Yesterday we counted down the Southeast Division's top centers. Today we'll rank the fellas who flank 'em - the Division's top ten wingers. Let's dive right in...
Ruutu set career highs in assists and points in 2010-11 and played in all 82 games for the first time since his rookie year of 2003-04. He also finished second in the League in hits, but you didn't need that dubiously kept stat to tell you he's a pain to play against, did you? His versatility (he played plenty of center last season) adds to his value.
Speaking of versatility, the Caps' Mr. Everything got a new six-year, $27-million deal this past summer because he can play down the middle or on the wing in a scoring or checking role and log big minutes on both special teams (only Jordan Staal and Ryan Kesler got more power-play and penalty kill time than Laich among NHL forwards in 2010-11). Laich's offensive production dipped last season and may not rebound much depending on his role in 2011-12. But if he continues to do everything the team asks of him - and do it well - no one in Washington will care.
Yes, that Steve Downie, who may very well be the League's premiere agitator - only one other player in the League has averaged more than half a point per game and 150 penalty minutes in either of the last two seasons (Scott Hartnell in 2009-10), something Downie's done twice. But here's the kicker - at even strength, he drew more penalties than he took last year. Oh, and 14 points in 17 playoff games didn't hurt his cause, either.
After playing just 28 games in 2009-10 due primarily to post-concussion symptoms, Booth played all 82 in 2010-11, which is quite an achievement in and of itself. But he also led the Panthers in goals (hey, someone had to) and shots on goal (where he finished 12th in the League), but that plus/minus... yikes.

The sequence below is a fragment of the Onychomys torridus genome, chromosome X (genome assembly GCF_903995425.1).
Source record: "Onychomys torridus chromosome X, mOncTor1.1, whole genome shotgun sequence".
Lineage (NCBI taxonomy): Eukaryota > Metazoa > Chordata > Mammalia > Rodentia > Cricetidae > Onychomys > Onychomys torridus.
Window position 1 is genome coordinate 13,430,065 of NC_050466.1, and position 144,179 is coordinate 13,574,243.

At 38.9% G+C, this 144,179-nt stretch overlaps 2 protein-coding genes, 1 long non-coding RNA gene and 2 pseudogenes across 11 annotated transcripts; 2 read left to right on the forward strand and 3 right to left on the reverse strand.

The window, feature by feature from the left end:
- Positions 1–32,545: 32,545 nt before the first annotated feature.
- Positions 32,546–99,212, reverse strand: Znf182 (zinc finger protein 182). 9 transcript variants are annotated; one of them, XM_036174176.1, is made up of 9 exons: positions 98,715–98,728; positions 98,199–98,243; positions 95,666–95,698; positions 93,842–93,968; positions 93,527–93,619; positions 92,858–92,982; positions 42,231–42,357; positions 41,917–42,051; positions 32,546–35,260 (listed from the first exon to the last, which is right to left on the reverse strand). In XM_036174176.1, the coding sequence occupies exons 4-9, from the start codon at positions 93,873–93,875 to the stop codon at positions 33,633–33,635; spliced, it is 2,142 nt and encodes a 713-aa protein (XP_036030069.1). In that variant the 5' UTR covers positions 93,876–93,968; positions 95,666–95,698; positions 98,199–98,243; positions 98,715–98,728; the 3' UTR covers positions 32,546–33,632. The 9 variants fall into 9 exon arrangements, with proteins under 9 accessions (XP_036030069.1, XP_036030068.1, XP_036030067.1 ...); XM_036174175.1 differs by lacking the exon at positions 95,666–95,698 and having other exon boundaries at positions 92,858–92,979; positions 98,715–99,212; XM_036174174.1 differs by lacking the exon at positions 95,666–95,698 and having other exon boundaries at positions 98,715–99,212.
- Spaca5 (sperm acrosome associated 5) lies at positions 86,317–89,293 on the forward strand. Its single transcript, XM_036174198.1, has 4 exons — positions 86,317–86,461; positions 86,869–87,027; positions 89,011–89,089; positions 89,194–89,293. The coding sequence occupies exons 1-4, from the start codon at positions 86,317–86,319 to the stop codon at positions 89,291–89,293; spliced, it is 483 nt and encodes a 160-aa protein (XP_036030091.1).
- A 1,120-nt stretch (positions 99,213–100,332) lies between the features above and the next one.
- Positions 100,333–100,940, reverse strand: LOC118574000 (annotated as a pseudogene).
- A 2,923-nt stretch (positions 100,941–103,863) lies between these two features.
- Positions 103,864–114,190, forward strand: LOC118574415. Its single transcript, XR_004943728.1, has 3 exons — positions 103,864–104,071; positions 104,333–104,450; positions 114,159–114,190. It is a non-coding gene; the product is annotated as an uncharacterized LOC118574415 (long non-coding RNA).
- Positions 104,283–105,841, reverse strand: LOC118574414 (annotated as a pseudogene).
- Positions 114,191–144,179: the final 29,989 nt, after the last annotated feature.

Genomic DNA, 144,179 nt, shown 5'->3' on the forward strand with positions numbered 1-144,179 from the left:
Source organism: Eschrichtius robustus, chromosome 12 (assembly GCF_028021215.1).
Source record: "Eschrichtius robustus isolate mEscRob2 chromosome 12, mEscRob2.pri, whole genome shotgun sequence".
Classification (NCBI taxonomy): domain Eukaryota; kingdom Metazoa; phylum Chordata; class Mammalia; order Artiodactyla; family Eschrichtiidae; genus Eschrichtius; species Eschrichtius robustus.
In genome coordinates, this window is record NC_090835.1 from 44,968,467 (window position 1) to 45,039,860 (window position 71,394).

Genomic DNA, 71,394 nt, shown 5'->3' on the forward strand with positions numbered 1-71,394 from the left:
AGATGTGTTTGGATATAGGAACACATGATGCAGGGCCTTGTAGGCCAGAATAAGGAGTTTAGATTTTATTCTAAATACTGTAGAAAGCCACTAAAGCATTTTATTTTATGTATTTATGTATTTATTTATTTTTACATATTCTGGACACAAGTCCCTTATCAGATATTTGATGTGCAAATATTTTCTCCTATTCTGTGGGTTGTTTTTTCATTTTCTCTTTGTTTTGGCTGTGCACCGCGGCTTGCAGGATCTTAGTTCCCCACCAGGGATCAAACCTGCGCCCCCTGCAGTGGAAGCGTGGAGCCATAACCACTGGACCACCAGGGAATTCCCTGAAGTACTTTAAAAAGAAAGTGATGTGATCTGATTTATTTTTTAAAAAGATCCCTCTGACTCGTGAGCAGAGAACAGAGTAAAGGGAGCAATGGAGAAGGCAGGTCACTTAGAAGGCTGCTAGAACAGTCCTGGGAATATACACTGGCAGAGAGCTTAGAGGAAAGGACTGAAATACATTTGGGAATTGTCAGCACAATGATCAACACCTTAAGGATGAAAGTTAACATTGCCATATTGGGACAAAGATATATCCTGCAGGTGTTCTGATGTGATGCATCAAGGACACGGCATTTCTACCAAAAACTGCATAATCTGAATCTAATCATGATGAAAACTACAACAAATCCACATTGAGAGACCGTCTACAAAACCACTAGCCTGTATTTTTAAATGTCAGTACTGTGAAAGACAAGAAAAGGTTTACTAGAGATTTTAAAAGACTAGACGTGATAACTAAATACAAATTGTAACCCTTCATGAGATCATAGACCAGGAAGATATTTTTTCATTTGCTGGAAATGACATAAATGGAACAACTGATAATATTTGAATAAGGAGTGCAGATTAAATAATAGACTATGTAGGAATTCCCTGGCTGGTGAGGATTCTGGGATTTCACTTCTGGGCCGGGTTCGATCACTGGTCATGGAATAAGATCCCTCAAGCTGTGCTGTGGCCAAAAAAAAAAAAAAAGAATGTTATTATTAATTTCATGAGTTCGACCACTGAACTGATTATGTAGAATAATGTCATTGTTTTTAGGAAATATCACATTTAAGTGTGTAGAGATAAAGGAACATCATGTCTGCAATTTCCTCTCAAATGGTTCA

Do this, make the list for life. That's just a rule. But beside that, Kane improved his production in his second season in the League and led the Thrashers in hits, all at the age of 19. Kane is good and only getting better.
5. Andrew Ladd (Winnipeg Jets)
After a trio of seasons with goal totals in the teens, Ladd had his breakthrough year thanks in part to the League's 8th-highest shooting percentage (among players who registered as many shots as he did). His 29 goals and 59 points led the Thrash and no forward who was there all last season played more on either the penalty kill or the power play.
4. Jeff Skinner (Carolina Hurricanes)
Skinner made the leap directly from the OHL to the NHL and met with success instantly, topping 30 goals, being named to the All-Star team (coincidentally enough in his home arena... ahem) and picking up the Calder Trophy as rookie of the year all before his 19th birthday (well, technically he was awarded the Calder after his 19th birthday, but that's neither here nor there). Theoretically, he can play some center... but why fix what isn't broken?
3. Alexander Semin (Washington Capitals)
Ah, Sasha. On the one hand, there's the puck possession dynamo with other-worldly skill who has led the Caps in goals since early February, 2010. On the other hand, there's the injury-, mistake- and disappearance-prone version who couldn't make this list if we tripled the size. Contrary to popular belief, however, the former Semin is around more often than the latter, and that's why he is where he is here (hey, it's September, not April).
2. Martin St. Louis (Tampa Bay Lightning)
If there's a player who is more begrudgingly adored by opposing fans than Martin St. Louis, there shouldn't be - at his age and at his size to still be playing at the level at which he's playing is simply amazing, and he's always done it the right way. St. Louis - who hasn't missed a single game in the past five seasons, and only two since 2001-02 - set a career-high in assists last year and finished third in voting for the Hart Trophy as League MVP.
1. Alex Ovechkin (Washington Capitals)
He's still the best, and if you think otherwise, you're wrong.